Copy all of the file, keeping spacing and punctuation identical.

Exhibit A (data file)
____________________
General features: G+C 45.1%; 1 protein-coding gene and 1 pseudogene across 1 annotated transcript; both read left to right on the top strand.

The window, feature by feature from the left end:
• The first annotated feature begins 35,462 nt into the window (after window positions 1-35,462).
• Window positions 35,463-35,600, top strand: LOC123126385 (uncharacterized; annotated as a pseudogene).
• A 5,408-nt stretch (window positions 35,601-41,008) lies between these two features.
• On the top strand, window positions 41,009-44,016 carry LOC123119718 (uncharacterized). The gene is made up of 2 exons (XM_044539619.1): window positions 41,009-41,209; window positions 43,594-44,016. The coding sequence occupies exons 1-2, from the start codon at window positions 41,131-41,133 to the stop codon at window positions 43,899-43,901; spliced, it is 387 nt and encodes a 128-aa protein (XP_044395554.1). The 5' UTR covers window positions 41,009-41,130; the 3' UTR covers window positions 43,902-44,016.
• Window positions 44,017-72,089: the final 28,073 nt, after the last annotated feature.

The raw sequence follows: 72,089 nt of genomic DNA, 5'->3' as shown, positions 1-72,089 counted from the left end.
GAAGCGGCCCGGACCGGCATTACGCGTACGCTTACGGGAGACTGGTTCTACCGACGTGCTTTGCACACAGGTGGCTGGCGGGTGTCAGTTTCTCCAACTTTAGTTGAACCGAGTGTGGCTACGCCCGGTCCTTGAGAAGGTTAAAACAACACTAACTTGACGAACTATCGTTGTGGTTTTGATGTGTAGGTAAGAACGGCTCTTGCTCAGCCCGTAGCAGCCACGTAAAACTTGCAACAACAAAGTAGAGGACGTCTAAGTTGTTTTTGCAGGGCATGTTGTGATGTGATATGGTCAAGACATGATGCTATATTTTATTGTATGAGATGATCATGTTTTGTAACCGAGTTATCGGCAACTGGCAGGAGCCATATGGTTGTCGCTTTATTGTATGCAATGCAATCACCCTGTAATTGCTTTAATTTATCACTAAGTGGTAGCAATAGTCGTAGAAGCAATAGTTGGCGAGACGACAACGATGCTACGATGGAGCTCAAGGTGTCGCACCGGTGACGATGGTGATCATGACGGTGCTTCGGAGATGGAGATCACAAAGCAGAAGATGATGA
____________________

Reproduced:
General features: G+C 45.1%; 1 protein-coding gene and 1 pseudogene across 1 annotated transcript; both read left to right on the top strand.

The window, feature by feature from the left end:
• The first annotated feature begins 35,462 nt into the window (after window positions 1-35,462).
• Window positions 35,463-35,600, top strand: LOC123126385 (uncharacterized; annotated as a pseudogene).
• A 5,408-nt stretch (window positions 35,601-41,008) lies between these two features.
• On the top strand, window positions 41,009-44,016 carry LOC123119718 (uncharacterized). The gene is made up of 2 exons (XM_044539619.1): window positions 41,009-41,209; window positions 43,594-44,016. The coding sequence occupies exons 1-2, from the start codon at window positions 41,131-41,133 to the stop codon at window positions 43,899-43,901; spliced, it is 387 nt and encodes a 128-aa protein (XP_044395554.1). The 5' UTR covers window positions 41,009-41,130; the 3' UTR covers window positions 43,902-44,016.
• Window positions 44,017-72,089: the final 28,073 nt, after the last annotated feature.

The raw sequence follows: 72,089 nt of genomic DNA, 5'->3' as shown, positions 1-72,089 counted from the left end.
GAAGCGGCCCGGACCGGCATTACGCGTACGCTTACGGGAGACTGGTTCTACCGACGTGCTTTGCACACAGGTGGCTGGCGGGTGTCAGTTTCTCCAACTTTAGTTGAACCGAGTGTGGCTACGCCCGGTCCTTGAGAAGGTTAAAACAACACTAACTTGACGAACTATCGTTGTGGTTTTGATGTGTAGGTAAGAACGGCTCTTGCTCAGCCCGTAGCAGCCACGTAAAACTTGCAACAACAAAGTAGAGGACGTCTAAGTTGTTTTTGCAGGGCATGTTGTGATGTGATATGGTCAAGACATGATGCTATATTTTATTGTATGAGATGATCATGTTTTGTAACCGAGTTATCGGCAACTGGCAGGAGCCATATGGTTGTCGCTTTATTGTATGCAATGCAATCACCCTGTAATTGCTTTAATTTATCACTAAGTGGTAGCAATAGTCGTAGAAGCAATAGTTGGCGAGACGACAACGATGCTACGATGGAGCTCAAGGTGTCGCACCGGTGACGATGGTGATCATGACGGTGCTTCGGAGATGGAGATCACAAAGCAGAAGATGATGA